One Maryland-based program is addressing farmland access issues by connecting small, would-be farmers with unused plots of private land.
When Niyi Balogun arrived in Maryland from his native Nigeria in 2018, he brought with him 12 years of farming experience. He loved working the land and couldn’t imagine doing anything else in his new home. But living just outside the D.C. beltway, he didn’t believe it was possible. With the help of his wife, Tope, however, Balogun learned of an initiative called LandLink, sponsored by The Montgomery Countryside Alliance. Something of a matchmaking service, LandLink helps landowners lease or donate land to aspiring and experienced farmers alike.
Today, Niyi Balogun farms a one-acre plot in Brookville, Maryland, donated by a local, retired couple with land they wished to see used as a farm. On the plot they named DodoFarms, Balgoun cultivates a wide array of organic produce, native to both the MidAtlantic region and Nigeria. His wife, in the meantime, manages the books. Together, they’re seeing their dreams and visions for a life in America come true.
DodoFarms’ land serves as one of 500 acres that have been matched to date. LandLink launched in 2011 as an initiative by the Alliance, which promotes land-use policies aimed at preserving the environment, open spaces, and rural lands within and near the Montgomery County’s 93,000-acre Agricultural Reserve. While unique in the D.C. region, LandLink models itself off on similar programs, including those in the states of Vermont and Pennsylvania.
With the triumvirate of landowner, small farmer, and the Alliance, the LandLink program is helping restore local food production, reduce land access inequity, and help fill local food banks with nourishing, culturally relevant foods.
Make Me a Match
A look at Montgomery County demographics will tell you it’s one of the nation’s most diverse, yet also one of its most expensive. Just 20 miles away from the bustling center of power that is Washington, D.C., land comes at a cost. But in the early 1980s, recognizing small family farms were increasingly threatened by development, the county formed the sprawling Ag Reserve, today encompassing a full one-third of the county’s land, zoned for specific uses.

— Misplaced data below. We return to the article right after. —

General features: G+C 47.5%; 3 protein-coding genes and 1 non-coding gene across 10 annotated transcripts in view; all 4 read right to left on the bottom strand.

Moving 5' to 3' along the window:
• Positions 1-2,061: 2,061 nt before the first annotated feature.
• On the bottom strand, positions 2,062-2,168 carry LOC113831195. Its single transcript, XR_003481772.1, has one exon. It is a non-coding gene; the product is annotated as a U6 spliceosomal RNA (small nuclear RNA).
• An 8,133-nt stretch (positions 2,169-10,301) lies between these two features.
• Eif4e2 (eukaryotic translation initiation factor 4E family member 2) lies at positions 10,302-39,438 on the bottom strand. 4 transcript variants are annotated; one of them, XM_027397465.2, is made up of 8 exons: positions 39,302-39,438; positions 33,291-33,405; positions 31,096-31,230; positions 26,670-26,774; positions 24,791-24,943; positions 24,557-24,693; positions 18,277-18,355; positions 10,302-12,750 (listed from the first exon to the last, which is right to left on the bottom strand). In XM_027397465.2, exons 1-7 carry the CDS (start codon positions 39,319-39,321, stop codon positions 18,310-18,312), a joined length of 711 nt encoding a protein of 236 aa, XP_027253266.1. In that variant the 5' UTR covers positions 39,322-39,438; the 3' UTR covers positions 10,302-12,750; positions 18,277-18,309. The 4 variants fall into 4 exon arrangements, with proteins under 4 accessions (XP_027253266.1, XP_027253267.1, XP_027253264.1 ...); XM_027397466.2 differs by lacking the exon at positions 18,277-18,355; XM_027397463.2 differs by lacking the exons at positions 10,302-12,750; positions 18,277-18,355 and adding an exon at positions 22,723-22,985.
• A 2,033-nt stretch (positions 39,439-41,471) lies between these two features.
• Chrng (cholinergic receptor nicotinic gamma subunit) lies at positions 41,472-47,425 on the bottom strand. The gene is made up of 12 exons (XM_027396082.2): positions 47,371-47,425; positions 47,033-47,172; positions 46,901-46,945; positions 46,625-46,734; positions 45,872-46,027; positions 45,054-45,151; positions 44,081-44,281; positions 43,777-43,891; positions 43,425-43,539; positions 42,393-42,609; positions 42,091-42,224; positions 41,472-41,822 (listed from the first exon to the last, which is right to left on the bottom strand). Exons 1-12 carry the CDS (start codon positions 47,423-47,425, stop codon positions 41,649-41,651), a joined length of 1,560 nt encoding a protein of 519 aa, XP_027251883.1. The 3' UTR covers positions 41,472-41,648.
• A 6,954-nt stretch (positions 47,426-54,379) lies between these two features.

Today that reserve is home to traditional beef and dairy farms, as well as equestrian enterprises, pumpkin patches, and more. Rules of the reserve include the development of only one house per 25 acres, and the land is home to more than 550 farms. The county has worked hard to keep the land protected. “Even within the most successful farmland protection in the country, we have to battle back against development threats all the time,” explained Kristina Bostick, senior conservation associate for the Alliance. “There are many people and entities vying for land. But once you give that up, it’s gone forever.”
LandLink operates within the county, some of which falls under that protected acreage, filling the need to help small farmers get a start. The county prides itself on progressive values and has long since been at the forefront with diversity, equity, and inclusion (DEI), especially in recent years. “The twin commitments to DEI and farming the land in the county meet at the crossroads of food justice and land access for small farmers,” Bostick said. “Local food is a never-ending demand, and we’re lucky to have the reserve to place new farmers here.” While the Alliance doesn’t specifically recruit underserved BIPOC farmers, the group does want to remove barriers for them to get farms up and running.
To understand the cost of land in the county, consider Bostick’s example: “A farmer starting out here makes about as much as a new teacher. If a teacher can’t afford a townhome in the county, how can someone afford farmland?”
“If a teacher can’t afford a townhome in the county, how can someone afford farmland?”
Getting matched on LandLink is a straightforward process and costs the prospective farmer just $30 to register. Applicants list their desired type and size of farm, length of desired lease, and any other details they’d like to share. Registered landowners also create a profile listing and reach out to farmers who look like a good fit for their available land. To date, the largest plot LandLink has matched is a 90-acre regenerative grazing operation, currently serving as a pilot project. “Most landowners are more likely to select farmers with experience,” said Bostick, “and with a large influx of immigrant farmers applying, they often find matches with decades of experience.”
Bostick said that the program modeled itself off of other similar programs, including one based in Vermont and another in Pennsylvania. The program is staffed by 1.5 people, and Bostick said that it “stands on the shoulders” of giants in concept. “We’ve worked closely with similar programs,” said Bostick, “and they’ve been really helpful as we’ve refined our program over the years.”